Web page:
If the pandemic taught dealerships anything, it’s that the industry and circumstances might force an immediate pivot in business as usual. When non-essential businesses faced lockdowns, survival meant taking business online. Now buying a car online is becoming commonplace, and perhaps the pandemic helped to force this change.
Yet, the economic ripples continue for the auto industry. Dealerships need to deal with the chip crunch, higher interest rates, and even supply shortages. In Adweek, Kim Stonehouse, the head of automotive for Meta, highlighted three ‘unknowns’ that will force dealerships to possibly pivot or simply evolve their business. This trifecta of unknowns includes:
- Inventory issues
- Online sales (aka ‘digital retailing)
- Changing ad measurements
The Chip Crisis
The auto industry has been impacted by the shortage of microchips for quite some time now. The chip shortage might have left some manufacturers unable to meet demand for certain vehicles.
In addition, the increased demand might have put a crunch on the supply of the used market. Buyers might have shopped for used models if they were unable to find what they wanted as a newer model.
Dealerships might have discovered that customers wanted a vehicle they simply couldn’t offer. In some areas, though, dealerships might have informed customers that what was available was their only option. Buyers could have clamored for in-demand models.
The chip crisis and the vehicle crunch that followed might have made dealerships more creative in helping customers find what they wanted. However, the low supply and high demand likely put stress on dealerships and impacted their business and perhaps their bottom line, too. As Stonehouse notes, the end of the chip crisis might still be unknown and high demand could continue.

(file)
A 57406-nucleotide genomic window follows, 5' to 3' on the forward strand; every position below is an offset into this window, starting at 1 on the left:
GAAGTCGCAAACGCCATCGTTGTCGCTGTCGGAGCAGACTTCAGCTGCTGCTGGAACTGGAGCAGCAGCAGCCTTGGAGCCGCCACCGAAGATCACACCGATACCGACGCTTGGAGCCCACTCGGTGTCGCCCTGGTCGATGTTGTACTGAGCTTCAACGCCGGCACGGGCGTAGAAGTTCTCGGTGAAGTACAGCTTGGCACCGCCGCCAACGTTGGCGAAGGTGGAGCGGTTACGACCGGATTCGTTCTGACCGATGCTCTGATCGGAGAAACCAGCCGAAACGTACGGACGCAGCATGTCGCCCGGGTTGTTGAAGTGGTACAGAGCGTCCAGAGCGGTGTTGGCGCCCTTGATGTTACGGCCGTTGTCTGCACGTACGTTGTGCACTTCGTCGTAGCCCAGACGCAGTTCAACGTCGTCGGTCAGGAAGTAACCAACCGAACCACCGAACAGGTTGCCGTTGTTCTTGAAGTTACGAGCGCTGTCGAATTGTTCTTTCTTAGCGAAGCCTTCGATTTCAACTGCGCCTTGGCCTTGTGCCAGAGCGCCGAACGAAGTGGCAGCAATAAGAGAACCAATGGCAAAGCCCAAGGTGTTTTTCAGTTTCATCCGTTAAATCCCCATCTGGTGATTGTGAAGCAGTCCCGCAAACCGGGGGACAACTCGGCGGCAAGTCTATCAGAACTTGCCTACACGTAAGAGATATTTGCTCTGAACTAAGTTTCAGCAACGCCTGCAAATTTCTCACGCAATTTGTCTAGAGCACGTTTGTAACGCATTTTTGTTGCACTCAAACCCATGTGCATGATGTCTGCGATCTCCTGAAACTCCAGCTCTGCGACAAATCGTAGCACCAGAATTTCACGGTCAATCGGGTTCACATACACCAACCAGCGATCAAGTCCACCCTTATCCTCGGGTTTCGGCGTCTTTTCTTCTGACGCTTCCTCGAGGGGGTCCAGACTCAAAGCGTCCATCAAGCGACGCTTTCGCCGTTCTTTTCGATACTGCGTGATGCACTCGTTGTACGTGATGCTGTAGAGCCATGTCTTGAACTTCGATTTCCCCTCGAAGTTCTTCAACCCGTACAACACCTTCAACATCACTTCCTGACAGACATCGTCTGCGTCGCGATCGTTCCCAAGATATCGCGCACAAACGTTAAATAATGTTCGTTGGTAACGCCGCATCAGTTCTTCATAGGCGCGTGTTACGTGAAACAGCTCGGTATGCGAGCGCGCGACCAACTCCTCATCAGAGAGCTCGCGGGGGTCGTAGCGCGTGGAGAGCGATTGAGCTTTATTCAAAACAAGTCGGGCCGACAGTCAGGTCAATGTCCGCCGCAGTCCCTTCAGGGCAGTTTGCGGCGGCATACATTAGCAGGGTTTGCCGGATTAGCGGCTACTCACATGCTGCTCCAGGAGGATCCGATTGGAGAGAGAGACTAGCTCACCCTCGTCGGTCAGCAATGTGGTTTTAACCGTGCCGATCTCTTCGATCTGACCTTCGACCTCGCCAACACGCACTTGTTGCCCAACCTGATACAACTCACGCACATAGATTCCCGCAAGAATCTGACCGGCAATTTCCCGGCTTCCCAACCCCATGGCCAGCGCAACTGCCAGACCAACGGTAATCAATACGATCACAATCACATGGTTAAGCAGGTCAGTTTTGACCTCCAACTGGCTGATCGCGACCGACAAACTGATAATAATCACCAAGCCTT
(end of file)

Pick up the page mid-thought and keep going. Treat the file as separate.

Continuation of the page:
How is the dealership focused on this future unknown? If the dealership hasn’t mapped out strategies on how to thrive during the semiconductor shortage, this might be the time to think ahead.
One major change related to the pandemic was the move to online sales. Some dealerships didn’t even consider offering online purchases before the lockdowns. However, in areas where dealerships had to close their doors to foot traffic, survival might have led to online sales and other tools.
Thankfully, the restrictions of the pandemic are mostly in the past. Masks have been removed, doors are open, and business is mostly back to normal. However, many customers have become comfortable with buying online.
The 2021 Cox Automotive Car Buyer Journey Study noted that ‘mostly digital’ buyers—which were defined as those who spent more than 50 percent of their buying journey online—were more satisfied than ‘light digital buyers’ with the price they paid, their experience and the selection. In fact, 69 percent of ‘mostly digital’ buyers reported that they were “satisfied with the price paid.” Nearly three-quarters of these buyers also reported that they were happy with the shopping experience.
If those who spend the majority of their buying experience online report higher satisfaction, perhaps dealerships offer more online tools for these buyers. In addition, promoting online buying options could help potential customers understand their options via dealerships.
For dealerships that think that buying online is in the past, it might be time to pivot or at least expand the shopping options. Online car shopping might be the new in-person experience. Dealerships could consider providing augmented reality tools to create car preview experiences, extensive slideshows of available models or even more advanced chat capabilities for customers shopping online.
How Ad Success is Measured
Dealerships and all businesses need to know the reach and impact of ad campaigns. As advertising opportunities have favored online platforms, focusing on the right customers has become easier. Ads can be targeted to a certain area, age or buyer. However, consumer privacy is important.